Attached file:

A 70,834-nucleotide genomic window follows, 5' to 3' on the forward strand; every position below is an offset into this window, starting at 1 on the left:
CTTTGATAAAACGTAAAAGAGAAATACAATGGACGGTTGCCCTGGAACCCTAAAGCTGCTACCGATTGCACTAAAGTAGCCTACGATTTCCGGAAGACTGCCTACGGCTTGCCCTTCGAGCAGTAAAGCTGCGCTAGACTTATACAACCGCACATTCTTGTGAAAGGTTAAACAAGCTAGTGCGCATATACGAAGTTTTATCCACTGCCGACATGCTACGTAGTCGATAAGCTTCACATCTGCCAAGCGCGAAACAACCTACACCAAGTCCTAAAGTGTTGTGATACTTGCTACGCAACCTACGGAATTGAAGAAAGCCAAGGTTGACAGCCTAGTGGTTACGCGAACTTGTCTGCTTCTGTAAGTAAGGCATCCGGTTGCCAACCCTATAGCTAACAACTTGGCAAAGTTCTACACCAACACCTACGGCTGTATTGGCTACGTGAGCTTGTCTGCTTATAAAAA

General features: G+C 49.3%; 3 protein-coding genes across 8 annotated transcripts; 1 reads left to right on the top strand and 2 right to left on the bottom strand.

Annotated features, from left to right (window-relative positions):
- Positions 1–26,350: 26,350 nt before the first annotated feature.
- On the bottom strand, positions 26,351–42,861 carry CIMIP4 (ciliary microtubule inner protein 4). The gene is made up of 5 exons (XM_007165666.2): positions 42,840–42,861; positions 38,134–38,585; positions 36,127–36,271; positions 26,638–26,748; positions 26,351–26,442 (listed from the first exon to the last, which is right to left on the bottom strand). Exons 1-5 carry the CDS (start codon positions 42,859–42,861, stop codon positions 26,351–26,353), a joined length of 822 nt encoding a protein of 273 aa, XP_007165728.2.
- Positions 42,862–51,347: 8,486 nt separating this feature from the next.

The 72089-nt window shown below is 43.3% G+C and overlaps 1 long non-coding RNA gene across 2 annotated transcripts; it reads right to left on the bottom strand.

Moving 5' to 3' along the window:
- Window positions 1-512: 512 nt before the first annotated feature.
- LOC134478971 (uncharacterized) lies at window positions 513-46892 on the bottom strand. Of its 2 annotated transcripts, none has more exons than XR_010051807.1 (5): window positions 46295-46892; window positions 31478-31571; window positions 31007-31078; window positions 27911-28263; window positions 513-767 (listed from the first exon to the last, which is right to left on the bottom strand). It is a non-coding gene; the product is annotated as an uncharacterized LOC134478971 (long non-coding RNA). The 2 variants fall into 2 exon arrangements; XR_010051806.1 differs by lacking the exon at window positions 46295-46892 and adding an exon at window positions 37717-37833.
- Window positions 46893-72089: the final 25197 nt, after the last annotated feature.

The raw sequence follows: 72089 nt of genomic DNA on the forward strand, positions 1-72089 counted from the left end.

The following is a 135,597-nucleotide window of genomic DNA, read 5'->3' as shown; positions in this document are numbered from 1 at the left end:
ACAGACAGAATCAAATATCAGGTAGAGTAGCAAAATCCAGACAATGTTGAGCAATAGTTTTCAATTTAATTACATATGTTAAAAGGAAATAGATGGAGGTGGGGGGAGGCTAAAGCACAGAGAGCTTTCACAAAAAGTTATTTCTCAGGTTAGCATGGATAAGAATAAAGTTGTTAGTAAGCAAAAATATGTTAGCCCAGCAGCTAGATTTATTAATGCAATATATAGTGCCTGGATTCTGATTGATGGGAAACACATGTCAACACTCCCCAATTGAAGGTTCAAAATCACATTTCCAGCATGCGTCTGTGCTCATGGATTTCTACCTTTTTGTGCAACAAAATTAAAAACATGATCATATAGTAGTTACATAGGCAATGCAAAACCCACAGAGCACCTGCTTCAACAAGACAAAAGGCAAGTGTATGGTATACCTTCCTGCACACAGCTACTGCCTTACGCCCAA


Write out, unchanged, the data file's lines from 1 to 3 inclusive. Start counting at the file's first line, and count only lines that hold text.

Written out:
A 70,834-nucleotide genomic window follows, 5' to 3' on the forward strand; every position below is an offset into this window, starting at 1 on the left:
CTTTGATAAAACGTAAAAGAGAAATACAATGGACGGTTGCCCTGGAACCCTAAAGCTGCTACCGATTGCACTAAAGTAGCCTACGATTTCCGGAAGACTGCCTACGGCTTGCCCTTCGAGCAGTAAAGCTGCGCTAGACTTATACAACCGCACATTCTTGTGAAAGGTTAAACAAGCTAGTGCGCATATACGAAGTTTTATCCACTGCCGACATGCTACGTAGTCGATAAGCTTCACATCTGCCAAGCGCGAAACAACCTACACCAAGTCCTAAAGTGTTGTGATACTTGCTACGCAACCTACGGAATTGAAGAAAGCCAAGGTTGACAGCCTAGTGGTTACGCGAACTTGTCTGCTTCTGTAAGTAAGGCATCCGGTTGCCAACCCTATAGCTAACAACTTGGCAAAGTTCTACACCAACACCTACGGCTGTATTGGCTACGTGAGCTTGTCTGCTTATAAAAA

General features: G+C 49.3%; 3 protein-coding genes across 8 annotated transcripts; 1 reads left to right on the top strand and 2 right to left on the bottom strand.